Why India is ready for the global leap in innovation

Why India is ready for the global leap in innovation

The Indian government's relentless focus on making innovation a central tenet of economic policy is paying off, with the country jumping by 33 places since 2015 to break into the top 50 nations in the Global Innovation Index. But blessed by a grassroots culture of innovation, the world's fifth largest economy should now aim at the top 20 rankings of the same index.

India's rapid progress across the ranks of the Global Innovation Index and its achievement in breaking into the top 50 countries globally would have triggered widespread corporate celebrations if it wasn't for the battle against the coronavirus. India climbed four spots on the Global Innovation Index (GII) 2020 and is now at 48th position in the list of top 50 innovative countries in the World Intellectual Property Organization (WIPO) annual ranking. Switzerland, Sweden, US, UK and Netherlands make up the top 5 nations in this year′s ranking.

But for India, ranking at 48 is a major feat considering that the country was ranked at 81 in the same index in 2015. Acknowledging the massive effort that the Indian government exerted in the past 5 years, WIPO said that India remains one of the leading innovation achievers of 2019 in the central and southern Asian region, as it has shown a consistent improvement in its innovation ranking for the last five years.

Immense knowledge capital

Workers in a factory as industrial units resume operations. The pandemic had disrupted much of the systematic innovation that was conducive to progress.
Workers in a factory as industrial units resume operations. The pandemic had disrupted much of the systematic innovation that was conducive to progress.

This, WIPO said, was due to the immense knowledge capital, the vibrant startup ecosystem, and the amazing work done by public and private research organisations across the country.

But in many ways, the real challenge for India, its government and the corporate innovation apparatus, begins now - and breaking into the elite league of top 20 most innovative nations is a definite possibility if pursued with the right strategy, determination and patience.

The Covid-19 pandemic hit the global landscape at a time when innovation was flourishing. In 2018, research and development (R&D) spending grew by 5.2%, which is significantly faster than the median global gross domestic product (GDP) growth, with venture capital and the use of intellectual property (IP) hitting an all-time high.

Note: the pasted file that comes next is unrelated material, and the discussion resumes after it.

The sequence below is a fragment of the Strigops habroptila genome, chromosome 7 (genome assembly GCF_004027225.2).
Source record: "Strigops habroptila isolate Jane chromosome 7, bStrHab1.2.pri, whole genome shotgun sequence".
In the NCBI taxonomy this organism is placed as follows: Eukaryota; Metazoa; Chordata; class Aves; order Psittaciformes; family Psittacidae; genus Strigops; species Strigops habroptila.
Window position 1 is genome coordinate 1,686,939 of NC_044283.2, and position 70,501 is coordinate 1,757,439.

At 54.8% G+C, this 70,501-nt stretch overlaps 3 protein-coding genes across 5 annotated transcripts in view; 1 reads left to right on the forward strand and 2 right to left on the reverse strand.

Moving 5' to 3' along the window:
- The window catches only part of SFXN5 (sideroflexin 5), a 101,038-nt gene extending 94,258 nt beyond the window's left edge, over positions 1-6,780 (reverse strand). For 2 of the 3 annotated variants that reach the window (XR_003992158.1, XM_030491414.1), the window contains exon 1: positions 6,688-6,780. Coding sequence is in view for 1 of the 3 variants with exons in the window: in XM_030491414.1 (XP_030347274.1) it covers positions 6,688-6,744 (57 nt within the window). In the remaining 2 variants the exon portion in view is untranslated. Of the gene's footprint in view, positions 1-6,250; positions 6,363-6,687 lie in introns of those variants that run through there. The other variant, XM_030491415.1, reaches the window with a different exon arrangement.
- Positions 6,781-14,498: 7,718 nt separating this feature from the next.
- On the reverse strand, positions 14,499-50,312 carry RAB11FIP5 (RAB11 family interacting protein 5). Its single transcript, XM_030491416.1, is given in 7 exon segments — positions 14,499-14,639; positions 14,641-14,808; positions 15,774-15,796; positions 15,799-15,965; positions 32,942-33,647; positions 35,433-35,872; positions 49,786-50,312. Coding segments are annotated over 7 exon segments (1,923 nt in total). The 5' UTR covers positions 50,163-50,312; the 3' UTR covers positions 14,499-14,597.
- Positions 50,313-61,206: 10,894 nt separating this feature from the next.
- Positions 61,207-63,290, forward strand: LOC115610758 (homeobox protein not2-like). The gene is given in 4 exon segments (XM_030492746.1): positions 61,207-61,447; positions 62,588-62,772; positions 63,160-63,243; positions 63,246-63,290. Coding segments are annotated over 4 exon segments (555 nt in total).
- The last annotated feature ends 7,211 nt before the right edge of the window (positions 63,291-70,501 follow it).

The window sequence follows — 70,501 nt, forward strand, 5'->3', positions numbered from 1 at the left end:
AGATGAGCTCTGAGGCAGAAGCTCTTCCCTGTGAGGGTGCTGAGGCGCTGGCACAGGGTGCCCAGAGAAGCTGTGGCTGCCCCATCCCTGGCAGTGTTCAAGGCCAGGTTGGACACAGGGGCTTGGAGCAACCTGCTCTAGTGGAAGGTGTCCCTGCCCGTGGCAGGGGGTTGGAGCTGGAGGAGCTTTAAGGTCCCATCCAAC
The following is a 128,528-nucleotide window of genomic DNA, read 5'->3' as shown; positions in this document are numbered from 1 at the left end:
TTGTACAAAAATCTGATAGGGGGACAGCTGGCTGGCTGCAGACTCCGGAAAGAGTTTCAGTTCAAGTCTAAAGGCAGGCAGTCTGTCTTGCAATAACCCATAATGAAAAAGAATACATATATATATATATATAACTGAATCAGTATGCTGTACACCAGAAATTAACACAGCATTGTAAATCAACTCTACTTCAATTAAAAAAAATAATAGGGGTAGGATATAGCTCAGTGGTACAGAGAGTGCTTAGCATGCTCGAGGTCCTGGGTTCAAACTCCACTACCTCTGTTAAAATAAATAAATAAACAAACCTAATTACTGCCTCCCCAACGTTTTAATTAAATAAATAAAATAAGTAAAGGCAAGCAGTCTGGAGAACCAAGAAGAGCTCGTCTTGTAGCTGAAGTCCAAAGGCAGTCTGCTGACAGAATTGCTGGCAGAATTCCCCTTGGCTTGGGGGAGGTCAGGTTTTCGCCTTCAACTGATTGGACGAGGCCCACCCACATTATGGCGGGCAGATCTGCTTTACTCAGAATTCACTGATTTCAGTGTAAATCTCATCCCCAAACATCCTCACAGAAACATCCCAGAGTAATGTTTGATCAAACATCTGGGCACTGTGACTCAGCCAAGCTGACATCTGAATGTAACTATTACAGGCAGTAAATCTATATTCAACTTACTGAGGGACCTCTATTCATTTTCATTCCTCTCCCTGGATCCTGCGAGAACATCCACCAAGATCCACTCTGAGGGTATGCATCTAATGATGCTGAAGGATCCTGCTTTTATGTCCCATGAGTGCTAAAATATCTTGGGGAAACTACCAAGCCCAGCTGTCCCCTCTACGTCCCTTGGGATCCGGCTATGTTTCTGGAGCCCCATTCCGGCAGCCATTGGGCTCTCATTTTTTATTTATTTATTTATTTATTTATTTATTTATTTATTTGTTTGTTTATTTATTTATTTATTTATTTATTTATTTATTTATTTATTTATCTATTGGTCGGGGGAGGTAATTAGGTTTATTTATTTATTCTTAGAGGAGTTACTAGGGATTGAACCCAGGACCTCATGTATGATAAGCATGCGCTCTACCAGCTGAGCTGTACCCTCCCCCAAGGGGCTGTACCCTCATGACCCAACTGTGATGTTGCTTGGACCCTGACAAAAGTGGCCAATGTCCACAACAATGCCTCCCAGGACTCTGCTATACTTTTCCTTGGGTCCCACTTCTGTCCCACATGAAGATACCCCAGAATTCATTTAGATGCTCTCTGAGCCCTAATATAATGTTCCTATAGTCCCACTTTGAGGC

As the index itself shows, the landscape of global innovation continues to shift, and Covid-19 will become a further catalyst in that transformation. Over the years, India - along with the Philippines, Vietnam and China - have emerged as the economies with the most significant progress in their GII innovation rankings.

The Covid-19 pandemic hit the global landscape at a time when innovation was flourishing. In 2018, research and development (R&D) spending grew by 5.2%, which is significantly faster than the median global gross domestic product (GDP) growth, with venture capital and the use of intellectual property (IP) hitting an all-time high.

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'Pursuit of innovation pays off over time'

Ironically, while the pandemic has disrupted much of the systematic innovation that lies at the heart of the progress of nations, it has also exacerbated innovative solutions and entrepreneurial ingenuity in the face of economic devastation - and nowhere is this more apparent than in India. Which is why, say economists, India entering the top 50 rankings for the first time in GII shows only a modest progress to tap its massive unused potential.

“As shown by India, the persistent pursuit of innovation pays off over time. The GII has been used by governments and others around the world to improve their innovation performance,” said Soumitra Dutta, Former Dean and Professor of Management at Cornell University.

Ironically, while the pandemic has disrupted much of the systematic innovation that lies at the heart of the progress of nations, it has also exacerbated innovative solutions and entrepreneurial ingenuity in the face of economic devastation - and nowhere is this more apparent than in India. Which is why, say economists, India entering the top 50 rankings for the first time in GII shows only a modest progress to tap its massive unused potential.

Post-pandemic innovation needs fresh thinking